India wanted swaraj, it demanded freedom. In the present case, the talk is of "taking back control", being "independent", being free to preserve the UK's democratic rights to decide for itself, not wanting to be remotely run by a superior, faraway, fussy and foreign Brussels bureaucracy. The rhetoric sounds eerily similar, the emotions aroused could share resemblances. Yet these historic contexts could not be more different, the root-causes more dissimilar. The UK's response today appears, on the face of it, to be acutely xenophobic since the debate has centered so disproportionately on "immigration", a motif distinguished by its absolute absence in the Indian reactions to British rule.
On the other hand, what could be deeply shared is the primal atavism of how we react to the presence of strangers in what we perceive as our "own" territory, especially when we see those strangers as predators stealing our jobs, our land, our rights, our voices. What do we do in such scenarios? In my view, there's just one simple answer to this complicated question. We can and must invoke our common humanity. That is what democracies are, at bottom, about: human capital not capitalist choice.
I arrived in London a day before the large rally in Trafalgar Square held for the MP Jo Cox brutally stabbed and shot by a man shouting hate slogans. The mood at this meeting was deeply emotional - somber yet hopeful. And it seemed then that the "remain" vote would prevail, as indeed it did - in London. The costly mistake the political pundits and market gurus, not to mention David Cameron, made was to misjudge the mood of the rest of the country. Ironically, the "leavers" won decisively in Cox's own constituency.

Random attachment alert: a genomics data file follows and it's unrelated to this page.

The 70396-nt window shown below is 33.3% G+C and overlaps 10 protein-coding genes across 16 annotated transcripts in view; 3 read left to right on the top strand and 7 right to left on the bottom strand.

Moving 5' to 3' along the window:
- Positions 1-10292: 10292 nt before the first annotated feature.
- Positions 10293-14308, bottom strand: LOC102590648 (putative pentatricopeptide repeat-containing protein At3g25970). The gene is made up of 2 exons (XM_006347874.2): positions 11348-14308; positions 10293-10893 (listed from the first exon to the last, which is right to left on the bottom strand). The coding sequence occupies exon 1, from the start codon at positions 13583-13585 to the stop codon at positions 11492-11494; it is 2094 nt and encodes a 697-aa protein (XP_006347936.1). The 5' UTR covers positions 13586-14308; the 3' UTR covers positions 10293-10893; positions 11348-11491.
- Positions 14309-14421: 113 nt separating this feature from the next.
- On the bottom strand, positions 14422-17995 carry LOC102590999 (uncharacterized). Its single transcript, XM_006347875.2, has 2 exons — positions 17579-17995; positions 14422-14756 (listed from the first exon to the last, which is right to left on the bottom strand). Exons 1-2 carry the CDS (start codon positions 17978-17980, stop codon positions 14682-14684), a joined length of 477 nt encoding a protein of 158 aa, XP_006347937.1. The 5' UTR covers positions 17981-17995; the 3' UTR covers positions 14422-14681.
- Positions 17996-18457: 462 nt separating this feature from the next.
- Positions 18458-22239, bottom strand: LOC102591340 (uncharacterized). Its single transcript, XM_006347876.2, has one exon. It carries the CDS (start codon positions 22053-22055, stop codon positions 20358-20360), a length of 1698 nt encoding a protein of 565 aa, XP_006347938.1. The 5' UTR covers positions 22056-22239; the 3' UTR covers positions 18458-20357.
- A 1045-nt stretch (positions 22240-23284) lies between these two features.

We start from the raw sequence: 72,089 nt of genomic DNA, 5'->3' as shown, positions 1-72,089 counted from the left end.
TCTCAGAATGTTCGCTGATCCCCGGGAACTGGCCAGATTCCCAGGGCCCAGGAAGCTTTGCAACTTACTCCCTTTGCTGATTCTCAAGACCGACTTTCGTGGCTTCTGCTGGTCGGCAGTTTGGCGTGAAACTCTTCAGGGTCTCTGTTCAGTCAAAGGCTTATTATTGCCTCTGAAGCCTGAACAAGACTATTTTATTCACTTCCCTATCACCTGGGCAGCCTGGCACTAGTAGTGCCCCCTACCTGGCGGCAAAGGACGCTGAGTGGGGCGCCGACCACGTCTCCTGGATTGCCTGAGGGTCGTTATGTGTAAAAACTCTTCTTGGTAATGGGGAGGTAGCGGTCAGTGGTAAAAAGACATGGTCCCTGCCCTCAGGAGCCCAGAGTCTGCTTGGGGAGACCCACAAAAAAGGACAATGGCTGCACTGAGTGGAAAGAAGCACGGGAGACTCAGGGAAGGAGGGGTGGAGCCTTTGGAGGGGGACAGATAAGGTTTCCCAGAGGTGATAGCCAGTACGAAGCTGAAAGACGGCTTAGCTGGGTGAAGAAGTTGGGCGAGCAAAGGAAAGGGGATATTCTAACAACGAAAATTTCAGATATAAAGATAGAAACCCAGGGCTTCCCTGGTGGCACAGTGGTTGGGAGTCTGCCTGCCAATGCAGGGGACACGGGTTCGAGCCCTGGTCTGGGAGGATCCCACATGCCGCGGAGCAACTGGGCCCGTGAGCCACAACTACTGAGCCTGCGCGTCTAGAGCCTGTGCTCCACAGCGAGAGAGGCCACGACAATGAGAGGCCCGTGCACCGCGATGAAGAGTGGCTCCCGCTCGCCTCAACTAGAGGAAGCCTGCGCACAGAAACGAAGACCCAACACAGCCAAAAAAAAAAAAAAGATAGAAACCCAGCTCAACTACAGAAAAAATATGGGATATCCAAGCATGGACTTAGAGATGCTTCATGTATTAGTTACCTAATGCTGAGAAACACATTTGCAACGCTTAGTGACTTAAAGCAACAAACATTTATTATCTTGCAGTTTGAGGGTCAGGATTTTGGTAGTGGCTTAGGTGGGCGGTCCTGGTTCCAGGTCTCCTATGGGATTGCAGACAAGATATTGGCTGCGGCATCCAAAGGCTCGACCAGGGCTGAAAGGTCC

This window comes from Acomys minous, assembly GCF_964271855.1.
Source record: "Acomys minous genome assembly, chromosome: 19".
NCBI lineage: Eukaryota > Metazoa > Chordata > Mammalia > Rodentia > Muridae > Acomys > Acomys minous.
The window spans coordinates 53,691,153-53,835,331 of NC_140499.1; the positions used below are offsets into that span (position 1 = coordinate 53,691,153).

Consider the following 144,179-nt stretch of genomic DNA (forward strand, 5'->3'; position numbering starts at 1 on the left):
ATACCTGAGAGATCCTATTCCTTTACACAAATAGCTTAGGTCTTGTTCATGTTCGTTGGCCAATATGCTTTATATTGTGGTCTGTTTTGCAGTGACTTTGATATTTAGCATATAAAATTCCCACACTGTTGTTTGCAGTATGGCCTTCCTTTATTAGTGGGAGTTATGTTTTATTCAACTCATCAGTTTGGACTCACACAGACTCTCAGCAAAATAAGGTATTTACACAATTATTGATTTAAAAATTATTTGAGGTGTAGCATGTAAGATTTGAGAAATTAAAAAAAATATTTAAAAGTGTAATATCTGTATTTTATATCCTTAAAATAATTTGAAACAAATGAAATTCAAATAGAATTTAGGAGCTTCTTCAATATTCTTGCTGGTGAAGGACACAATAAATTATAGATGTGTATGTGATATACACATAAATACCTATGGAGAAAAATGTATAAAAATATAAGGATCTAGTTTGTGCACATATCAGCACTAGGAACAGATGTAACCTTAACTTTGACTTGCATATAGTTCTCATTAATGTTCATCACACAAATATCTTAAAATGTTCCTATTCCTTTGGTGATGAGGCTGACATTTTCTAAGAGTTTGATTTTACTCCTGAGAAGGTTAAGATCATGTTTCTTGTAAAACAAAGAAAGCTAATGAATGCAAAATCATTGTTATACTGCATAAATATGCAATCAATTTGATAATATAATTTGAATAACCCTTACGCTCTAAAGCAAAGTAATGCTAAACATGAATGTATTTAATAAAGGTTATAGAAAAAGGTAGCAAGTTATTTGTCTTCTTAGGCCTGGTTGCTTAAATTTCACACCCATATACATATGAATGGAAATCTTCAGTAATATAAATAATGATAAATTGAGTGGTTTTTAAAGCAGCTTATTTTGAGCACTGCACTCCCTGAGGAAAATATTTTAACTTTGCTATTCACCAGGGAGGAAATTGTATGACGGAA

As I write this from the city of Norwich on 24 June when every news-channel is frantically discussing the unexpected referendum result on the UK's membership of the EU, I think of Basil and his sense of the ironies of history. Basil (name changed) is from Norwich which is one of the just five constituencies out of 47 in the south of England which voted "remain" - but Basil is different.
Basil is a staunch "leaver". Once an office worker, then a driver to the celebrity chef Delia Smith, now a taxi-driver with a France-based, American owned "green cab" company, Basil is savvy, knowledgeable, 51 and divorced. He has bought a house in Norfolk so that he can be near his sixteen-year-old twin boys and a six-year-old daughter, who mercilessly call him "old-fashioned and racist". The statistics cobbled together by the TV channels tell us while 75% of those between the ages of 18-24 would likely have voted for "remain" and 60% of those over 65 would chose "leave", Basil's 30-60 demographic could go either way. But which way still depended on a high emotion quotient. Basil does not think he's racist; he tells me he still stands up when the Welsh anthem is sung because his mother was evacuated from London to Wales during the war. He has respect for all nations; his brother lived a year in India and he wants to visit one day; his foreign-owned company is extremely fair and decent; and he drives a car cross-country because he loved the freedom of it. This is not the profile of a xenophobic man. It is the vote of someone worried and afraid that no one is listening. Basil's vote is against what he sees as the erosion of basic freedoms. His main objection is to being ruled by an EU that decrees, according to him, that the garbage be put out once every two weeks rather that one, so that the smaller-sized British bins overflow! - and so on and on. Basil's list shows me how tiny micro-irritants can turn into the giant macro-influences that shape history under unnatural constraints such as bare a "yea/no" referendum. If India ever holds its own referenda, it should pay due attention to this crazily amplifying emotional factor.
(Critical theorist and writer Rukmini Bhaya Nair is a professor at IIT Delhi. She is the author of several academic books.)